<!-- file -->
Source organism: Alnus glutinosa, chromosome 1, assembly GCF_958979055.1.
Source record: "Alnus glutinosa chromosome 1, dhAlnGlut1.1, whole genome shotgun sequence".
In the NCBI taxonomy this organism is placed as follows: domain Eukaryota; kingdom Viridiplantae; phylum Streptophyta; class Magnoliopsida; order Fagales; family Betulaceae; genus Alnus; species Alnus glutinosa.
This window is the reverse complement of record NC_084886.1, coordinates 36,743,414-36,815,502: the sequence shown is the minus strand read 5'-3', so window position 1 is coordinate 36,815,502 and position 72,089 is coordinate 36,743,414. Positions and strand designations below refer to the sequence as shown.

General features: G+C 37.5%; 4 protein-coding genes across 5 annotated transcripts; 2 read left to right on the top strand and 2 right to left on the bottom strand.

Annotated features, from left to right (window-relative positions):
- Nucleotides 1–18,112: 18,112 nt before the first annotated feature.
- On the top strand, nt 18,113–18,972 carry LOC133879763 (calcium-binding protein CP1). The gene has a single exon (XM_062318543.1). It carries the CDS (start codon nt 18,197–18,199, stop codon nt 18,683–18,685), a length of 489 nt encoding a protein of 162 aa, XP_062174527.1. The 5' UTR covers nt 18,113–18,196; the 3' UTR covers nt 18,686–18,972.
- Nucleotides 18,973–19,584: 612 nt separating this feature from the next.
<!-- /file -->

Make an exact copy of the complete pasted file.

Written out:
Source organism: Alnus glutinosa, chromosome 1, assembly GCF_958979055.1.
Source record: "Alnus glutinosa chromosome 1, dhAlnGlut1.1, whole genome shotgun sequence".
In the NCBI taxonomy this organism is placed as follows: domain Eukaryota; kingdom Viridiplantae; phylum Streptophyta; class Magnoliopsida; order Fagales; family Betulaceae; genus Alnus; species Alnus glutinosa.
This window is the reverse complement of record NC_084886.1, coordinates 36,743,414-36,815,502: the sequence shown is the minus strand read 5'-3', so window position 1 is coordinate 36,815,502 and position 72,089 is coordinate 36,743,414. Positions and strand designations below refer to the sequence as shown.

General features: G+C 37.5%; 4 protein-coding genes across 5 annotated transcripts; 2 read left to right on the top strand and 2 right to left on the bottom strand.

Annotated features, from left to right (window-relative positions):
- Nucleotides 1–18,112: 18,112 nt before the first annotated feature.
- On the top strand, nt 18,113–18,972 carry LOC133879763 (calcium-binding protein CP1). The gene has a single exon (XM_062318543.1). It carries the CDS (start codon nt 18,197–18,199, stop codon nt 18,683–18,685), a length of 489 nt encoding a protein of 162 aa, XP_062174527.1. The 5' UTR covers nt 18,113–18,196; the 3' UTR covers nt 18,686–18,972.
- Nucleotides 18,973–19,584: 612 nt separating this feature from the next.